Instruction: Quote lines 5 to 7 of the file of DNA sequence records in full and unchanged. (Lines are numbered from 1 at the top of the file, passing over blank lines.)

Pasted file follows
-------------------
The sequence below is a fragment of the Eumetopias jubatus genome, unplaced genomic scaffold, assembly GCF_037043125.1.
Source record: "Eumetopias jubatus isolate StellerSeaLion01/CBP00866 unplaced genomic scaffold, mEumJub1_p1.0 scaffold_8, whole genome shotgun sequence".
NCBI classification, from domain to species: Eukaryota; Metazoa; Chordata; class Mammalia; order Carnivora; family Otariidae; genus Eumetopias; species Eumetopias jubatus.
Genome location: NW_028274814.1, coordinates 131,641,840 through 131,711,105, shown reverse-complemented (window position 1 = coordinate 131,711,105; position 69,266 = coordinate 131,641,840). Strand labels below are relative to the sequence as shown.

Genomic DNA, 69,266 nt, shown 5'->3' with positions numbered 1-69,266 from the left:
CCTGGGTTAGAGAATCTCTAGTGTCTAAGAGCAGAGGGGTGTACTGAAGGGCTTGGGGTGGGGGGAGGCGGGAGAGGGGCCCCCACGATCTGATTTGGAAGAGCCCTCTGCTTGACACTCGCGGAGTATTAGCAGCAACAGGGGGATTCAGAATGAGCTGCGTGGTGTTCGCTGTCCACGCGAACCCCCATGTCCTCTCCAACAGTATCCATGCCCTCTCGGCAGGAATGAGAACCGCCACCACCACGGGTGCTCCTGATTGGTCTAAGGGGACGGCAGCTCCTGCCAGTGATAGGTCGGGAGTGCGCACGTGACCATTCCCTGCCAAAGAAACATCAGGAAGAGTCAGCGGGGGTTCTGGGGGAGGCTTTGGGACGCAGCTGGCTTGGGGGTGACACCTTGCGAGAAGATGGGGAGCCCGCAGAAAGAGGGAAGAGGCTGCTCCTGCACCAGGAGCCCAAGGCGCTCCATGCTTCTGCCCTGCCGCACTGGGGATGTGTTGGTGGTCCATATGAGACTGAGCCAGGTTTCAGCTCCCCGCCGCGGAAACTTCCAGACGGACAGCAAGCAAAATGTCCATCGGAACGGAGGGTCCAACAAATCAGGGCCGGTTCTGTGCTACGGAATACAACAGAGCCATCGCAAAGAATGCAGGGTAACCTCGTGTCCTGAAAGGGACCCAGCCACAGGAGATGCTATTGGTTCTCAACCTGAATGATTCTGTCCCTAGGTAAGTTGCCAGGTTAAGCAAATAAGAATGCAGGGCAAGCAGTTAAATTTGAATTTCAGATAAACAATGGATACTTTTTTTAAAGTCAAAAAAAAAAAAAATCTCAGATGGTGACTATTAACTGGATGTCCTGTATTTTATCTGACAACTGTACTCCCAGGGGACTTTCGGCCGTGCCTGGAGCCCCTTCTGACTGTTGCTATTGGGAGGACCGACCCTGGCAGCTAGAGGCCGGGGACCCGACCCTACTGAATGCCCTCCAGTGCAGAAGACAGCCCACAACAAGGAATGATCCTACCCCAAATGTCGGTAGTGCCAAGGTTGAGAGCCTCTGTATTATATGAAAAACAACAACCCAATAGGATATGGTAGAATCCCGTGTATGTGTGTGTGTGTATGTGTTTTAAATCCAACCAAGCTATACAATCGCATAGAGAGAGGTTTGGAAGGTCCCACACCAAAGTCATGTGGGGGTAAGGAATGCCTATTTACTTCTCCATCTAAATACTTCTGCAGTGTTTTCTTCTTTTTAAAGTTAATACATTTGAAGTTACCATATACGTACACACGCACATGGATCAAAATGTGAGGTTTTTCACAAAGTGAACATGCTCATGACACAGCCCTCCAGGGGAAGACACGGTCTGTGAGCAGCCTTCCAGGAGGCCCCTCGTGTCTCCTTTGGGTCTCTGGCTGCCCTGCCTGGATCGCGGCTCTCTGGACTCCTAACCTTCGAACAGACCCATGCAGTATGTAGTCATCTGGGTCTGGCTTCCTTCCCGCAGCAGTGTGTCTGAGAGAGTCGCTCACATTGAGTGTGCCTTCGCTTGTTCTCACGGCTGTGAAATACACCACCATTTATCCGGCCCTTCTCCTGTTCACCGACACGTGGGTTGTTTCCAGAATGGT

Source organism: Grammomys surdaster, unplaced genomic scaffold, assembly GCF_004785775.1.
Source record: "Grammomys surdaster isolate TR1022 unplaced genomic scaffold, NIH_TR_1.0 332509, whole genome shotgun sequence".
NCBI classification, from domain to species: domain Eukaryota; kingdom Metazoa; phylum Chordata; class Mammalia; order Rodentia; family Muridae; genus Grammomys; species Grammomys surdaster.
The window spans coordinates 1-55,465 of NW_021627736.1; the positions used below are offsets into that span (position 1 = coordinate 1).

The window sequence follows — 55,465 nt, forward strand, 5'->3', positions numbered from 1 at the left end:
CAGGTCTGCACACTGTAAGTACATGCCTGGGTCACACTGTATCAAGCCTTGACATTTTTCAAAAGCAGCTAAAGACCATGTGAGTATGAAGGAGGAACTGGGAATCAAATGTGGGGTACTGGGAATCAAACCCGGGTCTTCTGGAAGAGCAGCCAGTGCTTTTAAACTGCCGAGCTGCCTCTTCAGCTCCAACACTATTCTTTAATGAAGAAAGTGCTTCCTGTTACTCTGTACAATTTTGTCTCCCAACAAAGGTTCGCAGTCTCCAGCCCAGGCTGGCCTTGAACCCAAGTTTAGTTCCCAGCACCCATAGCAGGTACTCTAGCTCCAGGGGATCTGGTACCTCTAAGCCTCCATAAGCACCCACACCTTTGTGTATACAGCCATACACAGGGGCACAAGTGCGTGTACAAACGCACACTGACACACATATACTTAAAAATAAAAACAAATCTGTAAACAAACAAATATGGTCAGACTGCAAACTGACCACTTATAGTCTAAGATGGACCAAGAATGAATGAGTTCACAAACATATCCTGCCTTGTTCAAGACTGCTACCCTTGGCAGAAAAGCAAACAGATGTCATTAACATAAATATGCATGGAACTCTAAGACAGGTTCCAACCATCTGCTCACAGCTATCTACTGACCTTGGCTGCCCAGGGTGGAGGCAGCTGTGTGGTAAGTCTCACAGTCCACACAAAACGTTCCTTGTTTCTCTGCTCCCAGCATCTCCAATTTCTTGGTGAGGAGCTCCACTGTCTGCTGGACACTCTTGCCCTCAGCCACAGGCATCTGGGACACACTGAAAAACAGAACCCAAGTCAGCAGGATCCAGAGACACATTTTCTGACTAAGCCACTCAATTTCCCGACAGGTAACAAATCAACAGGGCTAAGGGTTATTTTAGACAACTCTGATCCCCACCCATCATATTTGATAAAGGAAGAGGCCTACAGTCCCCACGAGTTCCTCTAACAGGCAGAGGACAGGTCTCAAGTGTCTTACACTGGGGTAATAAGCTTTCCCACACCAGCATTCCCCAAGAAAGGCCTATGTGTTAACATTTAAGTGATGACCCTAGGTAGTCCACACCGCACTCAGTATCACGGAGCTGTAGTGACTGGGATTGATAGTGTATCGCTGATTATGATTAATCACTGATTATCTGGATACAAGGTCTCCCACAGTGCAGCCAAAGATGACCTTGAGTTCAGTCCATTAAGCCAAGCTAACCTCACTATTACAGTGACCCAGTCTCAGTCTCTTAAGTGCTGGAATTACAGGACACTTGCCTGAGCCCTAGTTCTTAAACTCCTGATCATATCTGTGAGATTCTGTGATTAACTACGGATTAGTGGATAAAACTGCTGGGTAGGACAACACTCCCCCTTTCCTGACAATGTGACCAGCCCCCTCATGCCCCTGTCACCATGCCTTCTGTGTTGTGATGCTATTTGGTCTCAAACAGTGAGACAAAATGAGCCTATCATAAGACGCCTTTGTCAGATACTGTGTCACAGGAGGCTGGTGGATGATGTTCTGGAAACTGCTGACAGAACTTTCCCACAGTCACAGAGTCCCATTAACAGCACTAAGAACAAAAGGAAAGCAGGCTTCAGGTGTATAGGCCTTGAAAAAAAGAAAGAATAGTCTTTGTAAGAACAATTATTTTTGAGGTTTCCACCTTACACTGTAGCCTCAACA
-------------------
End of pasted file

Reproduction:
Genomic DNA, 69,266 nt, shown 5'->3' with positions numbered 1-69,266 from the left:
CCTGGGTTAGAGAATCTCTAGTGTCTAAGAGCAGAGGGGTGTACTGAAGGGCTTGGGGTGGGGGGAGGCGGGAGAGGGGCCCCCACGATCTGATTTGGAAGAGCCCTCTGCTTGACACTCGCGGAGTATTAGCAGCAACAGGGGGATTCAGAATGAGCTGCGTGGTGTTCGCTGTCCACGCGAACCCCCATGTCCTCTCCAACAGTATCCATGCCCTCTCGGCAGGAATGAGAACCGCCACCACCACGGGTGCTCCTGATTGGTCTAAGGGGACGGCAGCTCCTGCCAGTGATAGGTCGGGAGTGCGCACGTGACCATTCCCTGCCAAAGAAACATCAGGAAGAGTCAGCGGGGGTTCTGGGGGAGGCTTTGGGACGCAGCTGGCTTGGGGGTGACACCTTGCGAGAAGATGGGGAGCCCGCAGAAAGAGGGAAGAGGCTGCTCCTGCACCAGGAGCCCAAGGCGCTCCATGCTTCTGCCCTGCCGCACTGGGGATGTGTTGGTGGTCCATATGAGACTGAGCCAGGTTTCAGCTCCCCGCCGCGGAAACTTCCAGACGGACAGCAAGCAAAATGTCCATCGGAACGGAGGGTCCAACAAATCAGGGCCGGTTCTGTGCTACGGAATACAACAGAGCCATCGCAAAGAATGCAGGGTAACCTCGTGTCCTGAAAGGGACCCAGCCACAGGAGATGCTATTGGTTCTCAACCTGAATGATTCTGTCCCTAGGTAAGTTGCCAGGTTAAGCAAATAAGAATGCAGGGCAAGCAGTTAAATTTGAATTTCAGATAAACAATGGATACTTTTTTTAAAGTCAAAAAAAAAAAAAATCTCAGATGGTGACTATTAACTGGATGTCCTGTATTTTATCTGACAACTGTACTCCCAGGGGACTTTCGGCCGTGCCTGGAGCCCCTTCTGACTGTTGCTATTGGGAGGACCGACCCTGGCAGCTAGAGGCCGGGGACCCGACCCTACTGAATGCCCTCCAGTGCAGAAGACAGCCCACAACAAGGAATGATCCTACCCCAAATGTCGGTAGTGCCAAGGTTGAGAGCCTCTGTATTATATGAAAAACAACAACCCAATAGGATATGGTAGAATCCCGTGTATGTGTGTGTGTGTATGTGTTTTAAATCCAACCAAGCTATACAATCGCATAGAGAGAGGTTTGGAAGGTCCCACACCAAAGTCATGTGGGGGTAAGGAATGCCTATTTACTTCTCCATCTAAATACTTCTGCAGTGTTTTCTTCTTTTTAAAGTTAATACATTTGAAGTTACCATATACGTACACACGCACATGGATCAAAATGTGAGGTTTTTCACAAAGTGAACATGCTCATGACACAGCCCTCCAGGGGAAGACACGGTCTGTGAGCAGCCTTCCAGGAGGCCCCTCGTGTCTCCTTTGGGTCTCTGGCTGCCCTGCCTGGATCGCGGCTCTCTGGACTCCTAACCTTCGAACAGACCCATGCAGTATGTAGTCATCTGGGTCTGGCTTCCTTCCCGCAGCAGTGTGTCTGAGAGAGTCGCTCACATTGAGTGTGCCTTCGCTTGTTCTCACGGCTGTGAAATACACCACCATTTATCCGGCCCTTCTCCTGTTCACCGACACGTGGGTTGTTTCCAGAATGGT

Source organism: Grammomys surdaster, unplaced genomic scaffold, assembly GCF_004785775.1.